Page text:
This is just what I needed. I’m going through a bit of a dry spell these days. The project, still important to me (indeed, it’s the only thing giving meaning and structure to my days these last couple of months), is beginning to seem a chore. I’m young—I don’t have a lifetime of friends, colleagues, and accumulated family to fall back on when my inspiration fails. And some days it’s just difficult to produce a letter I’m proud of even though my address book in not completely exhausted. I do write a letter, or a very crowded postcard as the case may be, but each time it happens I am reminded that I promised myself I would stop the moment the Year of Correspondence became a lasting burden.

I’m no where near there yet, thankfully, but I rely on responses to rejuvenate me after several days of struggling to do more than write variations on the same, “Hey, remember me? This is a brief overview of my life since graduation…” type of letters that are the easy norm when correspondence mostly goes one way. I need things, specific things, to latch onto and write about to keep me engaged. Sometimes those things come from the news (the Tuscan shooting or the current regime-toppling unrest in the Middle East/Africa) or a particularly interesting event (such as the first, terrifying, time I ever drove cross-county), but since the world only moves so fast and I personally don’t lead an especially interesting life, I really need a bone every now and then from my gentle recipients.

This is a project about several things, the least of which is to talk about the superficial goings-on of my life. Rather, my focus is on (in no particular order):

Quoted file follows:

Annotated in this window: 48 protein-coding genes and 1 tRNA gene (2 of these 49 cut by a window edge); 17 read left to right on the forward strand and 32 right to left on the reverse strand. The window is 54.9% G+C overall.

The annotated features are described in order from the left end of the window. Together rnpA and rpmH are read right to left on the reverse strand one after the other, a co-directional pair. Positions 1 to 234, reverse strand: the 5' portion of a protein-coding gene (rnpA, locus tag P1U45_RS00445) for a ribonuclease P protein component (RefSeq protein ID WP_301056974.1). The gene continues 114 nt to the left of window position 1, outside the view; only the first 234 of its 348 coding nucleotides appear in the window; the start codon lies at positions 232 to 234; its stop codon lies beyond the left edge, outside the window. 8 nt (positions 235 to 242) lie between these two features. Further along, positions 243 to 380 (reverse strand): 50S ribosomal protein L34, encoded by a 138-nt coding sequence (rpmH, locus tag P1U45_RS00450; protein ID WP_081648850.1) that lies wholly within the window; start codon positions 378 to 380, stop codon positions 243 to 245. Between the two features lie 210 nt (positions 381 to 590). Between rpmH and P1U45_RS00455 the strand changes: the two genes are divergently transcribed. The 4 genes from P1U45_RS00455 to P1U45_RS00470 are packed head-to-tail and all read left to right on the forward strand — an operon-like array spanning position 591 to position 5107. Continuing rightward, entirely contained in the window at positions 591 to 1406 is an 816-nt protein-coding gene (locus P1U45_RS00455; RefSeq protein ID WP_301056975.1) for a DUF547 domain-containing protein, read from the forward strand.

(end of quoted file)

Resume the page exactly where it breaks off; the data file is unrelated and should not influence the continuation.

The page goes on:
• training myself to observe and evaluate the world around me
  • bringing creativity and art back into my life
  • creating history by forging a physical link to the past
  • becoming a more articulate writer and an engaging storyteller,
  • catharsis, achieved by organizing a tempest of emotion into a coherent, recognizable form, and setting it free
  • CONNECTING with people; building relationships based on thoughtful gestures, reflection, and clear, meaningful communication

By far the most important of these for me is the last one—building relationships. Receiving those amazing letters from Boston not only put me in mind to write with passion and speed, but prompted me to revisit the plethora of letter-related blogs that I have been too overwhelmed to properly sift through. There are a few I have read in full by now, including the popular 365Letters, written by Carla in TX, USA, and The Letter Writing Revolution, by Julie in Ontario, Canada.

I am going to make a greater effort to read through more blogs and take advantage of these dedicated writers (who respond!) and online mail swap communities. Perhaps, if I’m feeling ambitious, I might even do a few profile posts…

Hey there, Cupid!

43. Tiff L. -Chicago

44. Nick G. -Ann Arbor

45. the love of my life (no, really.)

A note on Valentine’s Day: